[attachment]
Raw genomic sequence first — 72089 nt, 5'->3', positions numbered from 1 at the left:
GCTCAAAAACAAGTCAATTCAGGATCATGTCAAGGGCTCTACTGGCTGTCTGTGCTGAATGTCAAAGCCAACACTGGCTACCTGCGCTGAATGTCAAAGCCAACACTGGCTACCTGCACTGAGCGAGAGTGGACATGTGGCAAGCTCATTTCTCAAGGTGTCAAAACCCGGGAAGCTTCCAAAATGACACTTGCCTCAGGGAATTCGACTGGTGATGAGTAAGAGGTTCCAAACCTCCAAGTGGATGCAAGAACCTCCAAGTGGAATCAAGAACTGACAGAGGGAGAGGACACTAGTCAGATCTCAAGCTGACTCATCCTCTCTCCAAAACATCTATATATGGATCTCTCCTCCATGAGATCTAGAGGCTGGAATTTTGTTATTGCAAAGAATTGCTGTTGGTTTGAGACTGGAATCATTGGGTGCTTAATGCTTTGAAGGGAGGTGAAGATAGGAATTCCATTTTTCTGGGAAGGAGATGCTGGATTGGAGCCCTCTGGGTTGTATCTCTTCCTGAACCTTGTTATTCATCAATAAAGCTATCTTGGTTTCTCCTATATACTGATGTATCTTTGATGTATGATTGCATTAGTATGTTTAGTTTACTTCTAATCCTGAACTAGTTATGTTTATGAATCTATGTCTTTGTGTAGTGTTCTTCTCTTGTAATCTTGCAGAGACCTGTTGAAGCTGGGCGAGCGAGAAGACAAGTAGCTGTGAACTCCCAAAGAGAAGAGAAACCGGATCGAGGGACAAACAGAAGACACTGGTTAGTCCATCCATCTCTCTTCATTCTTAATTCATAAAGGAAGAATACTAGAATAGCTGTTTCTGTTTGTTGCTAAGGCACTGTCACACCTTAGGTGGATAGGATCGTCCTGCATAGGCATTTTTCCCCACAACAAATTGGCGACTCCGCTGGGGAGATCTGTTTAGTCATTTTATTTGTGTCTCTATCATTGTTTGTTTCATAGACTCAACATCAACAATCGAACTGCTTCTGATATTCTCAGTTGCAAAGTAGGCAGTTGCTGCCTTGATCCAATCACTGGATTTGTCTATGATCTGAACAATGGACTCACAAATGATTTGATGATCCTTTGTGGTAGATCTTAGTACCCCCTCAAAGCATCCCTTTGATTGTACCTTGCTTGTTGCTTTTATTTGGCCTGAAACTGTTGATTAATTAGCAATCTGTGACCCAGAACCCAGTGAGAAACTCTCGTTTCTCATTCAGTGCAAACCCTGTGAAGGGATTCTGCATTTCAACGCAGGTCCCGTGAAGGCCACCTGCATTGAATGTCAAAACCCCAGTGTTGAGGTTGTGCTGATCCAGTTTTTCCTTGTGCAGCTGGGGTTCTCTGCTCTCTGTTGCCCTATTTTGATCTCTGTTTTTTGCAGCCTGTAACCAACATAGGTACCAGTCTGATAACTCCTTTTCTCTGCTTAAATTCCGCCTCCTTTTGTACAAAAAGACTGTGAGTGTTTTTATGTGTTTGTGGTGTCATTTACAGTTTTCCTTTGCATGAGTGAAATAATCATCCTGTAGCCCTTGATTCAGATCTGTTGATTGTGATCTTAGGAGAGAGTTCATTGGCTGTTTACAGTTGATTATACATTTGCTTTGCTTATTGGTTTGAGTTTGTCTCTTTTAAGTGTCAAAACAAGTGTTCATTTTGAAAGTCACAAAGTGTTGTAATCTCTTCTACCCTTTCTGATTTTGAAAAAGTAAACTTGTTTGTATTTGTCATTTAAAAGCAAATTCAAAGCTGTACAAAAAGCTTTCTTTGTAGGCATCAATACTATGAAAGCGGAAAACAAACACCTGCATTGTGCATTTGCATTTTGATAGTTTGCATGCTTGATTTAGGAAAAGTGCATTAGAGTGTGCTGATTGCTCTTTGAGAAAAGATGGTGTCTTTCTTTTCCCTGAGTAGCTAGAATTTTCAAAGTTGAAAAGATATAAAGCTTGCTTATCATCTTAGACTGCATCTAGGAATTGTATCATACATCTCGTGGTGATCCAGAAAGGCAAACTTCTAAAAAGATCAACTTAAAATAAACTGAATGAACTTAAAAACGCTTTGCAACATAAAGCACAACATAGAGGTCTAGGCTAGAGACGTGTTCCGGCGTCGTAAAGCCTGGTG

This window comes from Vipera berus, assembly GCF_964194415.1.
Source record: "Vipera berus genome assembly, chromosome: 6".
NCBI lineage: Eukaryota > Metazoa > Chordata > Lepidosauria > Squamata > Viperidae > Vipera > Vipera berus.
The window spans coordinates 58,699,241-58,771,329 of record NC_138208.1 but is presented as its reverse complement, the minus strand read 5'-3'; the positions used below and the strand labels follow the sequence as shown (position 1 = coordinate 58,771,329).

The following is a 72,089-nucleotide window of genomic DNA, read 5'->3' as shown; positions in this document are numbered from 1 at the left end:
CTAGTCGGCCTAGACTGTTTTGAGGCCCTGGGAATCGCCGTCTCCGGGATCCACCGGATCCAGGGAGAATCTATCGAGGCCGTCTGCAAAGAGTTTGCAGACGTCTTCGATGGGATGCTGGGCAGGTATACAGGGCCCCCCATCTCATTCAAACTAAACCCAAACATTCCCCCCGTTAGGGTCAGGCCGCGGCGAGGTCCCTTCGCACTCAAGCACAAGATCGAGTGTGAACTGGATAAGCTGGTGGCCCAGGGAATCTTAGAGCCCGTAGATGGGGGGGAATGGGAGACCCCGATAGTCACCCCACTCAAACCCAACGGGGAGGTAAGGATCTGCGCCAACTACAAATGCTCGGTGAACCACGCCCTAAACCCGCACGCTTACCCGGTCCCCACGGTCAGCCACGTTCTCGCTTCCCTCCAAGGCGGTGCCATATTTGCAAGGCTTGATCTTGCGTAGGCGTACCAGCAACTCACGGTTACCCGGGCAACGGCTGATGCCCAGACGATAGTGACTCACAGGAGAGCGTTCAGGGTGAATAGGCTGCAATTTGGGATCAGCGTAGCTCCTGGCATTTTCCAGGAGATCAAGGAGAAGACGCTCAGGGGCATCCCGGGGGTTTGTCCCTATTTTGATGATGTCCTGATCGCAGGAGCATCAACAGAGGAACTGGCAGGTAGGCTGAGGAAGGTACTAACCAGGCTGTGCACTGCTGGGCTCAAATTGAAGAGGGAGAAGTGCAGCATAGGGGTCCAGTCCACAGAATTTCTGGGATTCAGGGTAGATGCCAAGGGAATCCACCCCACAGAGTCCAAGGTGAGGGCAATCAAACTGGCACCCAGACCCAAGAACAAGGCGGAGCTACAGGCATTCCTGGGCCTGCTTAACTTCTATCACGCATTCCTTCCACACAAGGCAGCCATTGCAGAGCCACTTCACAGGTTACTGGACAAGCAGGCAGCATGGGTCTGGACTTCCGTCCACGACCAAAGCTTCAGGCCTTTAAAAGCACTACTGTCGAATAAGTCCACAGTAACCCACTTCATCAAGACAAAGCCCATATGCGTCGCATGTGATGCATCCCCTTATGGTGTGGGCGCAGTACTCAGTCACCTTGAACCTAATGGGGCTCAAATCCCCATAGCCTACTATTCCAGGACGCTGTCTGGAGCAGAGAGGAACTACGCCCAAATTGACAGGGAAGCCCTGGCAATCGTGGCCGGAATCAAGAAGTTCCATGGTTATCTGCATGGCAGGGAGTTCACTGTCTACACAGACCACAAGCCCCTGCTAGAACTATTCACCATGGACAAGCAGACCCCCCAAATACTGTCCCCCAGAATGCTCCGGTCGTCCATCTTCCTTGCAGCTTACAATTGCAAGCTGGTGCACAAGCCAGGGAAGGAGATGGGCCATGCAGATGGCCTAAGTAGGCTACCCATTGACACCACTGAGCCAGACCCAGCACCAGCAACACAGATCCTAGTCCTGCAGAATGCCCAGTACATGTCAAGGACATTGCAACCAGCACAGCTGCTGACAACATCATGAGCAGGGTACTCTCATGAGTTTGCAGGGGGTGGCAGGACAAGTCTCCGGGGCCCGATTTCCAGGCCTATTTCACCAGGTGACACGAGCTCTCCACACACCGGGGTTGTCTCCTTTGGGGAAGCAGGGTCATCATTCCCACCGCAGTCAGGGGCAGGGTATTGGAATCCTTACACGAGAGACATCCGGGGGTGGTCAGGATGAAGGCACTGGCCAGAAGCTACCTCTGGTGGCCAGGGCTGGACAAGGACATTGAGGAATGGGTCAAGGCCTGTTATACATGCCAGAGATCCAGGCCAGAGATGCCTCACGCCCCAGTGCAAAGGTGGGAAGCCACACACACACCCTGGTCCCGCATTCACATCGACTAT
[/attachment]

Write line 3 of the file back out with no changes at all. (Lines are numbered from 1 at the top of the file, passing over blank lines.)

This window comes from Vipera berus, assembly GCF_964194415.1.